England & Wales Personal and organisational development

C’llr Awards 2012: Young Councillor of the Year


It is easy to latch onto the argument that, in an attractive democracy, our elected representatives ought to come from all walks of life. In fact, the demographic make-up of political institutions is arguably one of the most important indicators of a healthy social order. As such, with the average age of councillors currently standing at 59, it is particularly important to encourage and celebrate the contributions and achievements of younger council members.

Nevertheless, the aim of the Young Councillor of the Year category at this year’s LGiU and CCLA C’llr Achievement Awards goes beyond simply encouraging diversity for the sake of diversity. Rather, it looks to highlight and praise the unique contribution to community life that young councillors are able to make specifically because they are able to approach problems from a radically fresh perspective.

Take the example of Becky Brunskill, the 2011 Young Councillor of the Year. It is hard to imagine a seasoned councillor of riper years adopting the campaign slogan that successfully propelled her to a seat on Durham County Council at the age of 20: ‘no party politics, no promises, no spin’. Yet it is clear from Councillor Brunskill’s interview in a recent edition of C’llr Magazine that this mindset – capturing the unique marriage of hope and frustration that marks the blossoming of a new political generation – not only got her elected, but allowed her to be a particularly effective instigator of local projects.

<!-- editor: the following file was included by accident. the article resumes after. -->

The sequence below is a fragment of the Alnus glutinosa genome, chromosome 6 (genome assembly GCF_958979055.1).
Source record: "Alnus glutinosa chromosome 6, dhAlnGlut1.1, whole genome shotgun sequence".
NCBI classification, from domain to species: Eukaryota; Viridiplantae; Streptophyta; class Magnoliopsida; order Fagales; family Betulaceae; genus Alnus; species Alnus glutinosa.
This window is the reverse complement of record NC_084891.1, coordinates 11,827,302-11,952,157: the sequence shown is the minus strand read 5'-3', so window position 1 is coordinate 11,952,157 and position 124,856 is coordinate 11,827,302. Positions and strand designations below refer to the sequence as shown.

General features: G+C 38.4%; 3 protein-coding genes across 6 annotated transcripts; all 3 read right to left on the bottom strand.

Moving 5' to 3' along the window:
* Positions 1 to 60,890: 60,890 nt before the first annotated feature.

The criteria for entry into this category are straightforward. The councillor who wins will:

  • be a councillor who was 30 or under when last elected
  • demonstrate a commitment to working for the community.

However, it is important not to mistake the minimalism of these criteria for an attempt to finesse the rich variety of contributions that young councillors make to their local communities. When younger people get involved with their councils, it is a prime example of real people stepping-up to tackle what they see as the most important issues. And as the arrow of time dictates, the younger generation has the largest stake in tackling the issues of tomorrow, whatever they may be.

So if you feel that a specific young councillor deserves to be recognised for their contribution to their local community, then please show your appreciation by nominating them for this year’s Young Councillor of the Year award. Anybody can do this by simply completing one of our new, streamlined nomination forms, which can be downloaded, along with further instructions, here.

The closing date for entries in this category is 30th December, 2011.

For more information on the 2012 LGiU and CCLA C’llr Achievement Awards, please visit www.lgiu.org/cllrawards, or email awards@lgiu.org.